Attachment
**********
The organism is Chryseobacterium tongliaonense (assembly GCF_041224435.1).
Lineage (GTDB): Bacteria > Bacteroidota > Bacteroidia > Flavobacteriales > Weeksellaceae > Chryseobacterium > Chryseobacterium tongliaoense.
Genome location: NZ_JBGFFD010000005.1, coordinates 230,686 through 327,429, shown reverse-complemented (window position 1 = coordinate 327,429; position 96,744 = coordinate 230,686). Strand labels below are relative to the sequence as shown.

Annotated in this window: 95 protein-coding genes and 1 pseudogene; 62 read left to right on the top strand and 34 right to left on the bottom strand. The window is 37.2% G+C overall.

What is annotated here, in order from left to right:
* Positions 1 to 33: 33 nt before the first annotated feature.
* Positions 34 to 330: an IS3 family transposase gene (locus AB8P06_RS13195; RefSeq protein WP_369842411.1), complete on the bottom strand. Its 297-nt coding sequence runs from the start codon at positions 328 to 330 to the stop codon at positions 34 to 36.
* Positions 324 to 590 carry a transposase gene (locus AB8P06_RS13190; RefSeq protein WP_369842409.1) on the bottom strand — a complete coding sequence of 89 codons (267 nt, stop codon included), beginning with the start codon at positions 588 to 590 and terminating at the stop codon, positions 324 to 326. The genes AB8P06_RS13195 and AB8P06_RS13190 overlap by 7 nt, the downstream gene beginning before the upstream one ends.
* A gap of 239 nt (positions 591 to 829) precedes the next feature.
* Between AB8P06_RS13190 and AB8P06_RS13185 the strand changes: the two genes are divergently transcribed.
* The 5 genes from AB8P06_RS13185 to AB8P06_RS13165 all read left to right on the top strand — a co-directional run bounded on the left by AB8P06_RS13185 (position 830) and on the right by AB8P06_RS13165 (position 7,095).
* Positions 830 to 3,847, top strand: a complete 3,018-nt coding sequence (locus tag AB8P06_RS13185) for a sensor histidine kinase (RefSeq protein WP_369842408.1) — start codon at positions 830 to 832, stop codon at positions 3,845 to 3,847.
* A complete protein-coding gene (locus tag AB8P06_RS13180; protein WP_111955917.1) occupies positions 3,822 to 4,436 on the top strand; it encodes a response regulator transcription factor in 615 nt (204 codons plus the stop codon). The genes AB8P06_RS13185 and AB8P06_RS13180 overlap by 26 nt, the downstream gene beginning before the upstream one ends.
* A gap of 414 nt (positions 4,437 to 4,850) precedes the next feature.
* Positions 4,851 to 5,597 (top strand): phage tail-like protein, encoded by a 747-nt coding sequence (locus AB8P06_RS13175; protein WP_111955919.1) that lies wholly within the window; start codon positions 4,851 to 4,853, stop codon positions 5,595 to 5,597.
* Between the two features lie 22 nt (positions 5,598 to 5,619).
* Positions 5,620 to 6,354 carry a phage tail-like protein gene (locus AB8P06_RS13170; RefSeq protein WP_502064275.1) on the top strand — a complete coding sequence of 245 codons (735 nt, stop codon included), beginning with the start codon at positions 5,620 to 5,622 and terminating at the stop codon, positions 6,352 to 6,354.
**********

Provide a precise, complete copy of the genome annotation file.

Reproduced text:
The organism is Chryseobacterium tongliaonense (assembly GCF_041224435.1).
Lineage (GTDB): Bacteria > Bacteroidota > Bacteroidia > Flavobacteriales > Weeksellaceae > Chryseobacterium > Chryseobacterium tongliaoense.
Genome location: NZ_JBGFFD010000005.1, coordinates 230,686 through 327,429, shown reverse-complemented (window position 1 = coordinate 327,429; position 96,744 = coordinate 230,686). Strand labels below are relative to the sequence as shown.

Annotated in this window: 95 protein-coding genes and 1 pseudogene; 62 read left to right on the top strand and 34 right to left on the bottom strand. The window is 37.2% G+C overall.

What is annotated here, in order from left to right:
* Positions 1 to 33: 33 nt before the first annotated feature.
* Positions 34 to 330: an IS3 family transposase gene (locus AB8P06_RS13195; RefSeq protein WP_369842411.1), complete on the bottom strand. Its 297-nt coding sequence runs from the start codon at positions 328 to 330 to the stop codon at positions 34 to 36.
* Positions 324 to 590 carry a transposase gene (locus AB8P06_RS13190; RefSeq protein WP_369842409.1) on the bottom strand — a complete coding sequence of 89 codons (267 nt, stop codon included), beginning with the start codon at positions 588 to 590 and terminating at the stop codon, positions 324 to 326. The genes AB8P06_RS13195 and AB8P06_RS13190 overlap by 7 nt, the downstream gene beginning before the upstream one ends.
* A gap of 239 nt (positions 591 to 829) precedes the next feature.
* Between AB8P06_RS13190 and AB8P06_RS13185 the strand changes: the two genes are divergently transcribed.
* The 5 genes from AB8P06_RS13185 to AB8P06_RS13165 all read left to right on the top strand — a co-directional run bounded on the left by AB8P06_RS13185 (position 830) and on the right by AB8P06_RS13165 (position 7,095).
* Positions 830 to 3,847, top strand: a complete 3,018-nt coding sequence (locus tag AB8P06_RS13185) for a sensor histidine kinase (RefSeq protein WP_369842408.1) — start codon at positions 830 to 832, stop codon at positions 3,845 to 3,847.
* A complete protein-coding gene (locus tag AB8P06_RS13180; protein WP_111955917.1) occupies positions 3,822 to 4,436 on the top strand; it encodes a response regulator transcription factor in 615 nt (204 codons plus the stop codon). The genes AB8P06_RS13185 and AB8P06_RS13180 overlap by 26 nt, the downstream gene beginning before the upstream one ends.
* A gap of 414 nt (positions 4,437 to 4,850) precedes the next feature.
* Positions 4,851 to 5,597 (top strand): phage tail-like protein, encoded by a 747-nt coding sequence (locus AB8P06_RS13175; protein WP_111955919.1) that lies wholly within the window; start codon positions 4,851 to 4,853, stop codon positions 5,595 to 5,597.
* Between the two features lie 22 nt (positions 5,598 to 5,619).
* Positions 5,620 to 6,354 carry a phage tail-like protein gene (locus AB8P06_RS13170; RefSeq protein WP_502064275.1) on the top strand — a complete coding sequence of 245 codons (735 nt, stop codon included), beginning with the start codon at positions 5,620 to 5,622 and terminating at the stop codon, positions 6,352 to 6,354.